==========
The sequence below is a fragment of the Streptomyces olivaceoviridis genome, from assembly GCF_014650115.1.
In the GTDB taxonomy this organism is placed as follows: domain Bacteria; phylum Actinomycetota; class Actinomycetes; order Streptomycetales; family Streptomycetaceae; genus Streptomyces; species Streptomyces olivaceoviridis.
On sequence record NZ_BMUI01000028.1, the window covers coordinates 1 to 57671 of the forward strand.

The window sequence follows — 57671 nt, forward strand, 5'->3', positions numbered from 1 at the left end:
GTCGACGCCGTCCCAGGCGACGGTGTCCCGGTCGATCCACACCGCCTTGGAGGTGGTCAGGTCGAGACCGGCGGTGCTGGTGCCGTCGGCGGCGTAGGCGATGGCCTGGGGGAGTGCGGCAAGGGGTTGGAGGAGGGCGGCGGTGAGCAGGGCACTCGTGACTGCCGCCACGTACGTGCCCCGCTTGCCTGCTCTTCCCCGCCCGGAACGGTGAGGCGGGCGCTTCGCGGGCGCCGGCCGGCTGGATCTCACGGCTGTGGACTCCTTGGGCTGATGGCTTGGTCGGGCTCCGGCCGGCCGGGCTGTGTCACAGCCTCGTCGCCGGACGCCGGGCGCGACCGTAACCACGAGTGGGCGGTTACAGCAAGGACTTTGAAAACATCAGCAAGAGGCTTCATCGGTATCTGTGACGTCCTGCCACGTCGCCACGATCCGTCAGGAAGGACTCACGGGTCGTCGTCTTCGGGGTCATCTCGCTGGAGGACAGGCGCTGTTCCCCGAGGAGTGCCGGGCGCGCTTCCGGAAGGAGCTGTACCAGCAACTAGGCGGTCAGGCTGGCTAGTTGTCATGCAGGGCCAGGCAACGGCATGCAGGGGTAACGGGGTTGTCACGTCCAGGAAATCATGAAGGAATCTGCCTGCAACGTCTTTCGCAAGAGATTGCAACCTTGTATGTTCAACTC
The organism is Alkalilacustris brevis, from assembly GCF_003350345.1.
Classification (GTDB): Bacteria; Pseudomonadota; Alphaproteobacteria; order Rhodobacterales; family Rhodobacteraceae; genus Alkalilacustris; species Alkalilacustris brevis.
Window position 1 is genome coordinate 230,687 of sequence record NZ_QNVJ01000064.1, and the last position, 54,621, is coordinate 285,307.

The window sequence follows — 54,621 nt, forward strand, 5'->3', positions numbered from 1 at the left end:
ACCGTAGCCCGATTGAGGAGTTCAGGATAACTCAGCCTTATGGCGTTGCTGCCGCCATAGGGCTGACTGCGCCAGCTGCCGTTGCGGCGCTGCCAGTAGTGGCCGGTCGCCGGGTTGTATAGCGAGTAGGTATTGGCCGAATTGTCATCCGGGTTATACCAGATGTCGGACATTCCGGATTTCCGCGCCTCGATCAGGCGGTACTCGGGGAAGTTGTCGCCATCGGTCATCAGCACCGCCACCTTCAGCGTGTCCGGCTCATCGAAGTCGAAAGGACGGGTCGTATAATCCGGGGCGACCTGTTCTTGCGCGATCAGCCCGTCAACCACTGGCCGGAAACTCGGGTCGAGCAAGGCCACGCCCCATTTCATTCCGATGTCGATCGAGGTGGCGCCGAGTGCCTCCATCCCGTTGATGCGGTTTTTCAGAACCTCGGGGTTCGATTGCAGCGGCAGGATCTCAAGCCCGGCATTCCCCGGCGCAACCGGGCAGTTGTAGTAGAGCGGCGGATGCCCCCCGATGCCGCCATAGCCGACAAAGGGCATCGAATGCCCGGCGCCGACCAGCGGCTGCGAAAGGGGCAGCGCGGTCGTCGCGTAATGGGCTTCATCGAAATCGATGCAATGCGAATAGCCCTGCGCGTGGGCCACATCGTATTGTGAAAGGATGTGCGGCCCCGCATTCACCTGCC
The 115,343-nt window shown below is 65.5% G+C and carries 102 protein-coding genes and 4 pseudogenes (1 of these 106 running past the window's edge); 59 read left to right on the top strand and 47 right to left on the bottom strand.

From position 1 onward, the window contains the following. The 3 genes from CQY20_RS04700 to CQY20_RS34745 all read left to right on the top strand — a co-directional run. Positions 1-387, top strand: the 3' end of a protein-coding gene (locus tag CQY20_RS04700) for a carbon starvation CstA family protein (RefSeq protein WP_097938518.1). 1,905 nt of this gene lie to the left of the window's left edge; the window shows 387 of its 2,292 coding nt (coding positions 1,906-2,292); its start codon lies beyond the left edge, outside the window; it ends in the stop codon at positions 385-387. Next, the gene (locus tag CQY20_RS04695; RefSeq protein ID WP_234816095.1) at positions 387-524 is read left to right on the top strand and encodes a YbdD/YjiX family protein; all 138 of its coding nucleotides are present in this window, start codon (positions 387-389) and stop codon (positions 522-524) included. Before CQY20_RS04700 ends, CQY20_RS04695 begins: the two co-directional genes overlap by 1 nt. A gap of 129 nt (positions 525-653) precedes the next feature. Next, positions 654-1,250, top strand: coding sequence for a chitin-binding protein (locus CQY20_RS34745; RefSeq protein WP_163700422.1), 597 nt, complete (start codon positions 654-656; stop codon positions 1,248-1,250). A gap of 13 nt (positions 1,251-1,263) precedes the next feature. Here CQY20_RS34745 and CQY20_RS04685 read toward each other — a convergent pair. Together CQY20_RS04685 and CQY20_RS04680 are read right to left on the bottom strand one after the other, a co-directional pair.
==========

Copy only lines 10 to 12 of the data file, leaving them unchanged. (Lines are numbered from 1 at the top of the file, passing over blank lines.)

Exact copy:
ACCGTAGCCCGATTGAGGAGTTCAGGATAACTCAGCCTTATGGCGTTGCTGCCGCCATAGGGCTGACTGCGCCAGCTGCCGTTGCGGCGCTGCCAGTAGTGGCCGGTCGCCGGGTTGTATAGCGAGTAGGTATTGGCCGAATTGTCATCCGGGTTATACCAGATGTCGGACATTCCGGATTTCCGCGCCTCGATCAGGCGGTACTCGGGGAAGTTGTCGCCATCGGTCATCAGCACCGCCACCTTCAGCGTGTCCGGCTCATCGAAGTCGAAAGGACGGGTCGTATAATCCGGGGCGACCTGTTCTTGCGCGATCAGCCCGTCAACCACTGGCCGGAAACTCGGGTCGAGCAAGGCCACGCCCCATTTCATTCCGATGTCGATCGAGGTGGCGCCGAGTGCCTCCATCCCGTTGATGCGGTTTTTCAGAACCTCGGGGTTCGATTGCAGCGGCAGGATCTCAAGCCCGGCATTCCCCGGCGCAACCGGGCAGTTGTAGTAGAGCGGCGGATGCCCCCCGATGCCGCCATAGCCGACAAAGGGCATCGAATGCCCGGCGCCGACCAGCGGCTGCGAAAGGGGCAGCGCGGTCGTCGCGTAATGGGCTTCATCGAAATCGATGCAATGCGAATAGCCCTGCGCGTGGGCCACATCGTATTGTGAAAGGATGTGCGGCCCCGCATTCACCTGCC
The 115,343-nt window shown below is 65.5% G+C and carries 102 protein-coding genes and 4 pseudogenes (1 of these 106 running past the window's edge); 59 read left to right on the top strand and 47 right to left on the bottom strand.

From position 1 onward, the window contains the following. The 3 genes from CQY20_RS04700 to CQY20_RS34745 all read left to right on the top strand — a co-directional run. Positions 1-387, top strand: the 3' end of a protein-coding gene (locus tag CQY20_RS04700) for a carbon starvation CstA family protein (RefSeq protein WP_097938518.1). 1,905 nt of this gene lie to the left of the window's left edge; the window shows 387 of its 2,292 coding nt (coding positions 1,906-2,292); its start codon lies beyond the left edge, outside the window; it ends in the stop codon at positions 385-387. Next, the gene (locus tag CQY20_RS04695; RefSeq protein ID WP_234816095.1) at positions 387-524 is read left to right on the top strand and encodes a YbdD/YjiX family protein; all 138 of its coding nucleotides are present in this window, start codon (positions 387-389) and stop codon (positions 522-524) included. Before CQY20_RS04700 ends, CQY20_RS04695 begins: the two co-directional genes overlap by 1 nt. A gap of 129 nt (positions 525-653) precedes the next feature. Next, positions 654-1,250, top strand: coding sequence for a chitin-binding protein (locus CQY20_RS34745; RefSeq protein WP_163700422.1), 597 nt, complete (start codon positions 654-656; stop codon positions 1,248-1,250). A gap of 13 nt (positions 1,251-1,263) precedes the next feature. Here CQY20_RS34745 and CQY20_RS04685 read toward each other — a convergent pair. Together CQY20_RS04685 and CQY20_RS04680 are read right to left on the bottom strand one after the other, a co-directional pair.